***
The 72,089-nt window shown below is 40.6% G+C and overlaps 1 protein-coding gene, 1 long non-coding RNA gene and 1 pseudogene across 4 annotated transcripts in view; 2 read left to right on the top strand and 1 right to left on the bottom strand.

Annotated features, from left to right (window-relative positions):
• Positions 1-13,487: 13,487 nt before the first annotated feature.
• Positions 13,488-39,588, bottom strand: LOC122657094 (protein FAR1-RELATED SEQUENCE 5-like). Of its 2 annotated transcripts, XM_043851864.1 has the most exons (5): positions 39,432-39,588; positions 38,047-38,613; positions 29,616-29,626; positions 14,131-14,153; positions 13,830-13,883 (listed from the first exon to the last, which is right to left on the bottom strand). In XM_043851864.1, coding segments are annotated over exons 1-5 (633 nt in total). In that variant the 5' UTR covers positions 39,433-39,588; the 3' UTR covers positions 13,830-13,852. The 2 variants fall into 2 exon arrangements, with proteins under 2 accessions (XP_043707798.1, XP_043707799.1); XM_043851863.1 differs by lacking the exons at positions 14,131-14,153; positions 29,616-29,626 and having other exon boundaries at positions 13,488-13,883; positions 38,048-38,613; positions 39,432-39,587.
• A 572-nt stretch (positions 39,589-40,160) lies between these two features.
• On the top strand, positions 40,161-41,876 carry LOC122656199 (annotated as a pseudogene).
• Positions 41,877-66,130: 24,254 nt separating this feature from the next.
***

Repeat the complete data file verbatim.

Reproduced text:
The 72,089-nt window shown below is 40.6% G+C and overlaps 1 protein-coding gene, 1 long non-coding RNA gene and 1 pseudogene across 4 annotated transcripts in view; 2 read left to right on the top strand and 1 right to left on the bottom strand.

Annotated features, from left to right (window-relative positions):
• Positions 1-13,487: 13,487 nt before the first annotated feature.
• Positions 13,488-39,588, bottom strand: LOC122657094 (protein FAR1-RELATED SEQUENCE 5-like). Of its 2 annotated transcripts, XM_043851864.1 has the most exons (5): positions 39,432-39,588; positions 38,047-38,613; positions 29,616-29,626; positions 14,131-14,153; positions 13,830-13,883 (listed from the first exon to the last, which is right to left on the bottom strand). In XM_043851864.1, coding segments are annotated over exons 1-5 (633 nt in total). In that variant the 5' UTR covers positions 39,433-39,588; the 3' UTR covers positions 13,830-13,852. The 2 variants fall into 2 exon arrangements, with proteins under 2 accessions (XP_043707798.1, XP_043707799.1); XM_043851863.1 differs by lacking the exons at positions 14,131-14,153; positions 29,616-29,626 and having other exon boundaries at positions 13,488-13,883; positions 38,048-38,613; positions 39,432-39,587.
• A 572-nt stretch (positions 39,589-40,160) lies between these two features.
• On the top strand, positions 40,161-41,876 carry LOC122656199 (annotated as a pseudogene).
• Positions 41,877-66,130: 24,254 nt separating this feature from the next.